The registration, protection and preservation of monuments and historic sites in the Netherlands are in accordance with international standards. There are no serious shortcomings with
these procedures, although there are many aspects for which special attention should be requested. These concern the backlog in maintenance and management and the protection of
complex structures - such as lines of fortifications and historic parks - in urban and rural areas. Problems of this kind arise even at large-scale World Heritage sites, such as the Defensive
Line of Amsterdam and the New Dutch Waterline (tentative list). In addition, the legal frameworks are an area of concern. The high degree of urbanisation requires an effective
legislation. In this respect the Dutch legislation does not reach far enough, especially in the protection of areas whose significance is based on combined cultural and natural values.
Especially alarming is the situation of monument conservation on Curaçao, the main island of the Netherlands Antilles, which is a self governed part of the Kingdom of the
Netherlands. Due to the economic crisis on Curaçao, the restoration of historic buildings has practically stopped. We fear that essential parts of the World Heritage in Willemstad,
especially the areas containing public housing and some large stately homes, will continue to decay (see also Heritage at Risk Report 2000, p. 138/139).
In the field of archaeological heritage management, the Netherlands is about to adopt a law ratifying the Valetta Treaty. Procedures in this country are already adapted to these
new regulations, but in the Netherlands Antilles and Aruba the laws still have to be adapted.
The Dutch conservation policy consists of several aspects, such as the selection and listing of monuments, townscapes, rural sites and historic gardens, legislation and financing for
restoration and maintenance, historic urbanism, town and country planning and international affairs. The Historic Buildings and Monuments Act (Monumentenwet) of 1988 forms the
framework for further legislation. The Netherlands Department for Conservation (Rijksdienst voor de Monumentenzorg, abbr. RDMZ) is the main actor in the field, responsible for
upholding these laws. As many of the monuments are privately owned, private initiative is indispensable. Nationwide, some 1000 private organisations (NGOs) deal with monuments, or
with special categories of monuments. The overall policy is no longer focused on restoration, but on upkeep and avoiding neglect.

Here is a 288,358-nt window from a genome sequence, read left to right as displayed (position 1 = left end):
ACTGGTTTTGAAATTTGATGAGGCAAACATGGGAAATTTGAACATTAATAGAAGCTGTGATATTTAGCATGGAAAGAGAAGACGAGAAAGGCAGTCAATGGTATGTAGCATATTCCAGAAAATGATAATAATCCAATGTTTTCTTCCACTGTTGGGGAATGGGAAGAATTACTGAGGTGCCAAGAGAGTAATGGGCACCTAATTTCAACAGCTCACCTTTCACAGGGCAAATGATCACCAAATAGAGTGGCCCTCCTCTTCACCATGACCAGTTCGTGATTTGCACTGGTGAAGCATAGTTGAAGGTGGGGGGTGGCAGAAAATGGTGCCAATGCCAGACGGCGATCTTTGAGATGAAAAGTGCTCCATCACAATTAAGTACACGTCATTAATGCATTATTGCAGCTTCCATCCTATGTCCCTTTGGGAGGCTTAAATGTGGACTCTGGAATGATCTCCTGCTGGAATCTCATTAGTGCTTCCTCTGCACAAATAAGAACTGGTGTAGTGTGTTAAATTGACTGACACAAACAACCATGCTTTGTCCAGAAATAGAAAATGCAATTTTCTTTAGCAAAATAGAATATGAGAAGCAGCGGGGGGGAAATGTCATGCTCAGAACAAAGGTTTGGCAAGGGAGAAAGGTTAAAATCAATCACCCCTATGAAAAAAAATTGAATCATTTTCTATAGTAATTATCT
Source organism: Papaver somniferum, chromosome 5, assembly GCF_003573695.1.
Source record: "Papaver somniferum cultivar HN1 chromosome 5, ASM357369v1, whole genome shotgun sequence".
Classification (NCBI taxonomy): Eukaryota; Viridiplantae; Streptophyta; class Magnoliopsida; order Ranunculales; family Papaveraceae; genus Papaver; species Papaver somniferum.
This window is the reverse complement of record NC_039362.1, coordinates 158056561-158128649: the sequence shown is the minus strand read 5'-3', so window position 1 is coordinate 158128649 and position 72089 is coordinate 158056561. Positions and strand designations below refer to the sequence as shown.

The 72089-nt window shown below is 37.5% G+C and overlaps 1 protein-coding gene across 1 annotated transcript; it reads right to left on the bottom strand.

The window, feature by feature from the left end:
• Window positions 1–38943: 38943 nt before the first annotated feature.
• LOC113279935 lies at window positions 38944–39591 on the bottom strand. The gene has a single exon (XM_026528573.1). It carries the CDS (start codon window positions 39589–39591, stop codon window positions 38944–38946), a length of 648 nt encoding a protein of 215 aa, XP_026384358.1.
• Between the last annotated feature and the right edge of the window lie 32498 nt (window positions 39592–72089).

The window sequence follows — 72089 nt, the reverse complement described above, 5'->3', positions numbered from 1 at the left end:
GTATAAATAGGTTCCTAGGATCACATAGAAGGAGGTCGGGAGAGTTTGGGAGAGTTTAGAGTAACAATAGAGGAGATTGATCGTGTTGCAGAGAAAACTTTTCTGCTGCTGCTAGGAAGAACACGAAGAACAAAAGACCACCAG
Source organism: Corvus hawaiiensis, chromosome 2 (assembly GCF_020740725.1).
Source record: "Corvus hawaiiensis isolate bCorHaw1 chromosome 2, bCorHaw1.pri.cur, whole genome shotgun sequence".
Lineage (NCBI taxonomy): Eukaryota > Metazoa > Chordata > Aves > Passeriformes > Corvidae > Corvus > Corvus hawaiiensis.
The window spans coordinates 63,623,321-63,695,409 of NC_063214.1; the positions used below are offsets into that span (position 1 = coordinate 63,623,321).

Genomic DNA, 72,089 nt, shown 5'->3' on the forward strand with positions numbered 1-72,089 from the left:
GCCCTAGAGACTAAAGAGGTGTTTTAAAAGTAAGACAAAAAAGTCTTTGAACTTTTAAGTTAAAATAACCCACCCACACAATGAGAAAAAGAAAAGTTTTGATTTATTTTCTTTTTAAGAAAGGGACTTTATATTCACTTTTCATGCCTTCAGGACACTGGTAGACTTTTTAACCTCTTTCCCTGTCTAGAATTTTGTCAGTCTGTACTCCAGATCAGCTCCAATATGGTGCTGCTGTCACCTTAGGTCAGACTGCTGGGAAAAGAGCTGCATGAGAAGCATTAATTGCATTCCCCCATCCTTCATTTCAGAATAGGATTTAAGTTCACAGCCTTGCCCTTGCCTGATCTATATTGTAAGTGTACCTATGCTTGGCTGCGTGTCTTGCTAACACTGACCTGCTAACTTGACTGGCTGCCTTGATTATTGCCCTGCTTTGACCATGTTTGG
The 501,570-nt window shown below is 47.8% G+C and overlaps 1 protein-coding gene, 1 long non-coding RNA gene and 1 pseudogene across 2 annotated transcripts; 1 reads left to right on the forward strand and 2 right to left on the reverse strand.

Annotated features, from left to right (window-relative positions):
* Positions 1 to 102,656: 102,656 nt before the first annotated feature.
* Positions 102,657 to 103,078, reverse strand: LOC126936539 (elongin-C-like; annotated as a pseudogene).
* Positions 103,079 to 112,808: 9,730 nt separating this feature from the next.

In the Netherlands there are more than 47,000 monuments listed by the State, of which the major part dates from before 1850, and more than 300 protected townscapes and rural
sites. In addition to this, many monuments profit from municipal (30,000) or provincial protection. After 15 years of work, we expect to conclude a survey in 2001 concerning the selection
and registration of examples of modern town planning and architecture of the period 1850-1940. The result will be an extension of the national list, which will increase to more than 50,000
During the last few years, strategies have been developed to preserve the whole context of a monument, both in space and time. This particularly applies to the valuable
structures such as rural estates, fortifications, lines of defence, canal zones and post-war reconstruction architecture in their context of urban planning. A number of Dutch World
Heritage Sites, such as The Defence Line of Amsterdam and the Mill Network at Kinderdijk, Schokland and the Beemster Polder can be rated among these complex structures. Protection
and dynamic development of these large-scale sites is a severe challenge. Their size and complexity require an integrated approach for maintaining the whole area, with respect to content
and financial aspects. This way of conservation, related to urban and landscape planning, is a new challenge that has to find its place in the ongoing process of spatial planning.
Private housing initiatives
2001 is the centennial year of the first Housing-Act of the Netherlands. This law improved the quality of public housing, both in the quality of living circumstances and in the architecture.
Several initiatives have dealt with the same theme of housing: a symposium entitled ‘The Historic Interior’ and the Dutch Heritage Day-theme ‘At Home’. As stated above, Holland is
not a country renowned for its palaces and large stately homes; the majority of Dutch listed monuments consist of private houses, determining the character of Dutch towns and villages.
Many private houses dating from the early 20th century have recently been added to the official list of monuments. Out of 47,000 listed monuments, 31,000 belong to the category of
private housing. However, many houses and especially the interiors are at risk. Most private monuments are listed for their exterior, while insufficient information on the interiors is
available. This creates problems with the execution of the monument act. The State has started a large-scale project to improve the description of all monuments, including the interior.
A second problem is the lack of motivation of owners to restore or even to maintain their monument. The system of subvention does not stimulate this sufficiently. Subvention is
generally granted for the restoration of the construction, not for the interior, which is therefore largely neglected. The redefinition of the rules for subvention is currently in discussion.
In the scope of international affairs, special attention has to be drawn to the mutual heritage from the time of the West Indian Company, which is in an alarming position, especially on the
island of Curaçao as stated above. A restoration plan is in progress on the island of St. Eustatius. Following the work done for the VOC (Dutch East-India Company) Heritage, additional
efforts are a prerequisite.